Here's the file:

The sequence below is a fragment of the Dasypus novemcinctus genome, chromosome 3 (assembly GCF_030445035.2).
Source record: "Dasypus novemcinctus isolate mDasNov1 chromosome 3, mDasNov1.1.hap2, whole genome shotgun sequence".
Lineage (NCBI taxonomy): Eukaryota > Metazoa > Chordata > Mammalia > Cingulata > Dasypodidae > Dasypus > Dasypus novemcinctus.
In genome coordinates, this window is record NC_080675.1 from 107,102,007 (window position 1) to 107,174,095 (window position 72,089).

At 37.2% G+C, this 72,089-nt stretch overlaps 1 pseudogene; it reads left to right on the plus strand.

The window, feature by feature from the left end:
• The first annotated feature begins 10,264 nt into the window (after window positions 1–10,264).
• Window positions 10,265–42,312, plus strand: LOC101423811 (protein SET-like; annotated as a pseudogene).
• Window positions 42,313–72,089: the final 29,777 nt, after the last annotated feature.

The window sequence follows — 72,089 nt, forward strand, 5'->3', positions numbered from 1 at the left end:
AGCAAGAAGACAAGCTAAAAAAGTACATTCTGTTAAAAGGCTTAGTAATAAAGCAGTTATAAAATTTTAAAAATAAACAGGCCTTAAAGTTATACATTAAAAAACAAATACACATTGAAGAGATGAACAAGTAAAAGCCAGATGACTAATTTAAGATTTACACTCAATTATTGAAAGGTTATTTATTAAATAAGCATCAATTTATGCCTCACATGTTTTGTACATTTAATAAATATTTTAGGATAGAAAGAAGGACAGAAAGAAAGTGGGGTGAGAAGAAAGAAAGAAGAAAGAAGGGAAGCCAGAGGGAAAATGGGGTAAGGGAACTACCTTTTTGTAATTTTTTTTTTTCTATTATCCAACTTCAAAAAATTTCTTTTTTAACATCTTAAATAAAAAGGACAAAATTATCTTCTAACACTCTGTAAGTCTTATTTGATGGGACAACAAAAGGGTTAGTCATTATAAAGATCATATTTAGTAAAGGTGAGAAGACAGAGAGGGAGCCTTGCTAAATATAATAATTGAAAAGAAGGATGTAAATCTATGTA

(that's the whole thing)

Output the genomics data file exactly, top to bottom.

The sequence below is a fragment of the Dasypus novemcinctus genome, chromosome 3 (assembly GCF_030445035.2).
Source record: "Dasypus novemcinctus isolate mDasNov1 chromosome 3, mDasNov1.1.hap2, whole genome shotgun sequence".
Lineage (NCBI taxonomy): Eukaryota > Metazoa > Chordata > Mammalia > Cingulata > Dasypodidae > Dasypus > Dasypus novemcinctus.
In genome coordinates, this window is record NC_080675.1 from 107,102,007 (window position 1) to 107,174,095 (window position 72,089).

At 37.2% G+C, this 72,089-nt stretch overlaps 1 pseudogene; it reads left to right on the plus strand.

The window, feature by feature from the left end:
• The first annotated feature begins 10,264 nt into the window (after window positions 1–10,264).
• Window positions 10,265–42,312, plus strand: LOC101423811 (protein SET-like; annotated as a pseudogene).
• Window positions 42,313–72,089: the final 29,777 nt, after the last annotated feature.

The window sequence follows — 72,089 nt, forward strand, 5'->3', positions numbered from 1 at the left end:
AGCAAGAAGACAAGCTAAAAAAGTACATTCTGTTAAAAGGCTTAGTAATAAAGCAGTTATAAAATTTTAAAAATAAACAGGCCTTAAAGTTATACATTAAAAAACAAATACACATTGAAGAGATGAACAAGTAAAAGCCAGATGACTAATTTAAGATTTACACTCAATTATTGAAAGGTTATTTATTAAATAAGCATCAATTTATGCCTCACATGTTTTGTACATTTAATAAATATTTTAGGATAGAAAGAAGGACAGAAAGAAAGTGGGGTGAGAAGAAAGAAAGAAGAAAGAAGGGAAGCCAGAGGGAAAATGGGGTAAGGGAACTACCTTTTTGTAATTTTTTTTTTTCTATTATCCAACTTCAAAAAATTTCTTTTTTAACATCTTAAATAAAAAGGACAAAATTATCTTCTAACACTCTGTAAGTCTTATTTGATGGGACAACAAAAGGGTTAGTCATTATAAAGATCATATTTAGTAAAGGTGAGAAGACAGAGAGGGAGCCTTGCTAAATATAATAATTGAAAAGAAGGATGTAAATCTATGTA